It is the last week of Mental Health Awareness Month in the United States. It seems to be a good time to take a look at how, in general, the mental health of the U.S. has fared over the last year. Perhaps we are more resilient than we thought…perhaps not. But tracking how we are doing is important to us all. These numbers will reassure us, or scare the heck out of us, depending on what they are. Let’s take a look at the findings of the CDC, one of our government’s watchdogs. Unfortunately, by the time statistics are gathered, processed, and reported time has passed and the situation “on the ground” has changed. This report covers information gathered from June 24 to 30 of 2020. Almost an entire year ago. Do they still mean anything? Can we draw useful trends and information for planning from something 11 months old? Yes, we probably can, as long as we look at current (April 2021 would be good) trends and factor them into our thinking.
The report indicates that adults in the U.S. reported their mental health was worse than it was last year, a fact that surprised no one. The numbers were worse for younger adults, minorities, essential works, and unpaid caregivers. They reported worse mental health outcomes, increased substance use, and elevated suicidal ideation (CDC, 2020). Again, nothing unexpected. Take a teen and take away all their friends, all their social circle, and all the spontaneous activity that takes place in school and it was likely that they would suffer higher rates of mental health issues.
Creating reports such as this one costs money, perhaps dollars that could have gone to treatment, to helping the homeless, to focusing more dollars to those who have been left out of the process until now. Many believe that the statistics in this report should have been foreseen without expensive polling and exhaustive research. However, today’s climate of best-practice, statistically driven action requires the facts on paper before we can send the boots where they are needed the most. (Retrieved from https://www.cdc.gov/mmwr/volumes/69/wr/mm6932a1.htm on May 20, 2022.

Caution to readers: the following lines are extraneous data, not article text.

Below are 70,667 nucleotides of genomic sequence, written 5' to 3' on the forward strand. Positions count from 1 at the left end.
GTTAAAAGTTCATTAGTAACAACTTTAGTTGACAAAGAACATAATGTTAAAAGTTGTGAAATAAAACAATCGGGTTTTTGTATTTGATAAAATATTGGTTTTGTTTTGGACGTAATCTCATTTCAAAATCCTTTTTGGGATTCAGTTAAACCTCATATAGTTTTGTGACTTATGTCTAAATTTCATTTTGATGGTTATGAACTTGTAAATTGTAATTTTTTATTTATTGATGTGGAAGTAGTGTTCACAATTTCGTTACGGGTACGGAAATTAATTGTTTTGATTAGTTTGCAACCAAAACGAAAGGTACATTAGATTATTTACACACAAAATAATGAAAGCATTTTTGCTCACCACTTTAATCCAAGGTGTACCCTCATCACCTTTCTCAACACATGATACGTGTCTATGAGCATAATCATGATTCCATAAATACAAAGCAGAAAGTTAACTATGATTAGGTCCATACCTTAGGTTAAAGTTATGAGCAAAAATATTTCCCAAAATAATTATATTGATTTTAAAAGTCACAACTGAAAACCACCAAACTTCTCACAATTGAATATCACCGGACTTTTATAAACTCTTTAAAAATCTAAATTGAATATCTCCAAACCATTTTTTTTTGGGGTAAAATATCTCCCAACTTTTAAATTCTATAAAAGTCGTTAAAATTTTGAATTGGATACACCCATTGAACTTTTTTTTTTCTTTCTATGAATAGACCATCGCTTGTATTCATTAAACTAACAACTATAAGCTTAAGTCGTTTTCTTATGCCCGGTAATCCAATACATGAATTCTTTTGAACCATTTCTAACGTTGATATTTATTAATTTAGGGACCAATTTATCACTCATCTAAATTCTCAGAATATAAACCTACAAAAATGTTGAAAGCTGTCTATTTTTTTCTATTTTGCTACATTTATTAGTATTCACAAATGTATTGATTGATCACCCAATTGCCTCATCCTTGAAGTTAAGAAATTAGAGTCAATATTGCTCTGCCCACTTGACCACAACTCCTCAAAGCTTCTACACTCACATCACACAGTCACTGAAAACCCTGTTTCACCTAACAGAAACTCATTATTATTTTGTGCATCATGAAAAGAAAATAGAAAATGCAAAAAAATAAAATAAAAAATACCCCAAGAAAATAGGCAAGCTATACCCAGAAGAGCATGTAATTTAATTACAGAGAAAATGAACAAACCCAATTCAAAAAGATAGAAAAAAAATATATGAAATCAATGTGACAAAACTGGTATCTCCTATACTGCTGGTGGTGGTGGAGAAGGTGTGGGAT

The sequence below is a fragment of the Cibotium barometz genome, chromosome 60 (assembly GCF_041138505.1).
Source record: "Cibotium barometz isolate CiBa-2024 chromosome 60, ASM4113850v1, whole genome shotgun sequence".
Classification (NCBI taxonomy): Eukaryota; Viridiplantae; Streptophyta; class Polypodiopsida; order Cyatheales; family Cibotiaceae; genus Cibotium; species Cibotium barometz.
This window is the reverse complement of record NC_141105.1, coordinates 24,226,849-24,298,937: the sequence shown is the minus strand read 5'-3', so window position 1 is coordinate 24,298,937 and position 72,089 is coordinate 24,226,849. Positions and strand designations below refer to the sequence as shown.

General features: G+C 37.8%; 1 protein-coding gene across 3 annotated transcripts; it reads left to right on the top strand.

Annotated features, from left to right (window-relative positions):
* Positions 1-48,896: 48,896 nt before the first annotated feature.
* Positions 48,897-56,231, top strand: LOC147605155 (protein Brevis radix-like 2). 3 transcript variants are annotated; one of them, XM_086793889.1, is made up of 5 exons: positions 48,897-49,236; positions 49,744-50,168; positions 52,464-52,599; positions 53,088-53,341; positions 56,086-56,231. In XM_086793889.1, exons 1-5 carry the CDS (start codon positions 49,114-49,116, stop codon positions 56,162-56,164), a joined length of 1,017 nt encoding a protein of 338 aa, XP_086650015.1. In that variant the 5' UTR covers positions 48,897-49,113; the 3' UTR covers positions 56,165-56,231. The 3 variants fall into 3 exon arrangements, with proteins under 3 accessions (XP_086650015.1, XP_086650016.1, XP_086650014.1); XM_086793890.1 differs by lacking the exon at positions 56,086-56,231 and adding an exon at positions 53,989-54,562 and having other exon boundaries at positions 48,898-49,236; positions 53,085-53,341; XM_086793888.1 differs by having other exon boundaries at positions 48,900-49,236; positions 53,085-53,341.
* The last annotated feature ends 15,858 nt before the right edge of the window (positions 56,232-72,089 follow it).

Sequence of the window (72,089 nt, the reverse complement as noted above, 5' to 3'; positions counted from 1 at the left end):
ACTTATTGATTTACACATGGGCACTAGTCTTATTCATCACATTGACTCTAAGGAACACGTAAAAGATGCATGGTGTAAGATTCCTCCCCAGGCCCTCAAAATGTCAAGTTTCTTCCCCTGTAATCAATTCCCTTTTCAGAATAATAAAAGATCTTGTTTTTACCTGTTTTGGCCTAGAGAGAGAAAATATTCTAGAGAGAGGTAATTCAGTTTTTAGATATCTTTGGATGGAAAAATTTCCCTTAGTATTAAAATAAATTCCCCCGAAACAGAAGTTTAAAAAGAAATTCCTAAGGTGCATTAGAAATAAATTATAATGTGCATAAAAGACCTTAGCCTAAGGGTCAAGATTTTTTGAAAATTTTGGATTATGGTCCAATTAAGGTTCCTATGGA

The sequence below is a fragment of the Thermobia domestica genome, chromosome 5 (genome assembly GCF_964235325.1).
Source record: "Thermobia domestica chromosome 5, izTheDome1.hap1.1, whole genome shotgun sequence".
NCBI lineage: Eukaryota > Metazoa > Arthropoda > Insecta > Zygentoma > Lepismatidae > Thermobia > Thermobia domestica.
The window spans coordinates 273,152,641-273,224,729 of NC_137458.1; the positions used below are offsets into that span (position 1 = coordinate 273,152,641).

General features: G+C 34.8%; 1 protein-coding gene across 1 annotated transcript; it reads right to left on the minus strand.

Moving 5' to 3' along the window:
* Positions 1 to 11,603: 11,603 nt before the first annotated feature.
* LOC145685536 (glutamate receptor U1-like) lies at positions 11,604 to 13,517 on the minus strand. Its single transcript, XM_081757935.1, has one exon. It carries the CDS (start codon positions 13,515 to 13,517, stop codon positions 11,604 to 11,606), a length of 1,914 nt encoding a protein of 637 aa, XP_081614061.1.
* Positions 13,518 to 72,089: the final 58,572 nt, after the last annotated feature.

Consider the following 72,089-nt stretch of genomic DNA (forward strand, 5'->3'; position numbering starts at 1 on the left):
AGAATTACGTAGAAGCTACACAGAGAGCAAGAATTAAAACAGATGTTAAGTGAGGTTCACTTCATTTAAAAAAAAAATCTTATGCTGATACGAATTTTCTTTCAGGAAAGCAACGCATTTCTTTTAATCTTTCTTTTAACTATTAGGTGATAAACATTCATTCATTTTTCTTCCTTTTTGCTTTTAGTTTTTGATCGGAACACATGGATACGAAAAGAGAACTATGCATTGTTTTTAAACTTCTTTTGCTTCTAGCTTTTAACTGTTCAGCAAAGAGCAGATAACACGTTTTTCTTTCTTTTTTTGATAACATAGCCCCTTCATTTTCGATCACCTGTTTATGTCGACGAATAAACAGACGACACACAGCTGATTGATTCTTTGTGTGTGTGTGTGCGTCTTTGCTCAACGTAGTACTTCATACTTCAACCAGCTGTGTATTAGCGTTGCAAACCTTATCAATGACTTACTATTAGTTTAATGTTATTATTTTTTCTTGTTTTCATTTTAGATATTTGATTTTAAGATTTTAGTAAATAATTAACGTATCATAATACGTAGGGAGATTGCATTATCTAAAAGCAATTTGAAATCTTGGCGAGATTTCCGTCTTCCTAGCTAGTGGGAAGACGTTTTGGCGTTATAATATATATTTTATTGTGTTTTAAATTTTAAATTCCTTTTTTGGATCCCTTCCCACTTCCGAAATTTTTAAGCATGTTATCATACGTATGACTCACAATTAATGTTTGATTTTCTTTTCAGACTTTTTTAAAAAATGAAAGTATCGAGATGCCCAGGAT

That was a year ago. Where are we now? Are we seeing any let-up in the rate of increase as we assess the position of the mental health of Americans?
According to the National Institute of Mental Health one light in the tunnel is that the expected rise in suicide ideation did not manifest itself (Gordon, 2021). Gordon goes on to say:
The mental health impacts of COVID-19 continue. From all that we know, it is clear these impacts will outlive the pandemic itself. Therefore, it is crucial that we work together to apply evidence-based strategies to support the mental health needs of all Americans and to make these strategies broadly available, especially in vulnerable communities.
Make sure that the vulnerable members of your client base are getting the help they need. Make a survey of what your area offers mental health patients that they can access on their own. Take heed of what the disabled population is suffering. While the majority of folks were in lock-down, deliveries, zoom meetings, visits to health care professionals via the internet, and other helpful services for those in lock-down soared. Let us make sure that we don’t let those much-needed services disappear now that the able-bodied population doesn’t have to rely on them.
Check into Maslow’s basic needs and make sure they are getting met. After all, a client suffering from a lack of food doesn’t have much energy left to seek care of their PTSD. If not, help your clients create a presence where they can get help, be it financial, social, or struggling with mental issues made worse by circumstances such as homelessness, chronic mental illness, or finding their next meal.
There is a plethora of new resources to strengthen the coaching alliance as you work with clients face-to-face or online. Check out your favorite resource catalog and see what’s new, or what has been around for a bit, but is new to your practice. Look for a new way to teach coping skills, reduce the stigma of mental illness, or to find peace with the loss of a loved one. Series such as will help you dig down to what the real problem is and how you can help the client not just survive, but soar.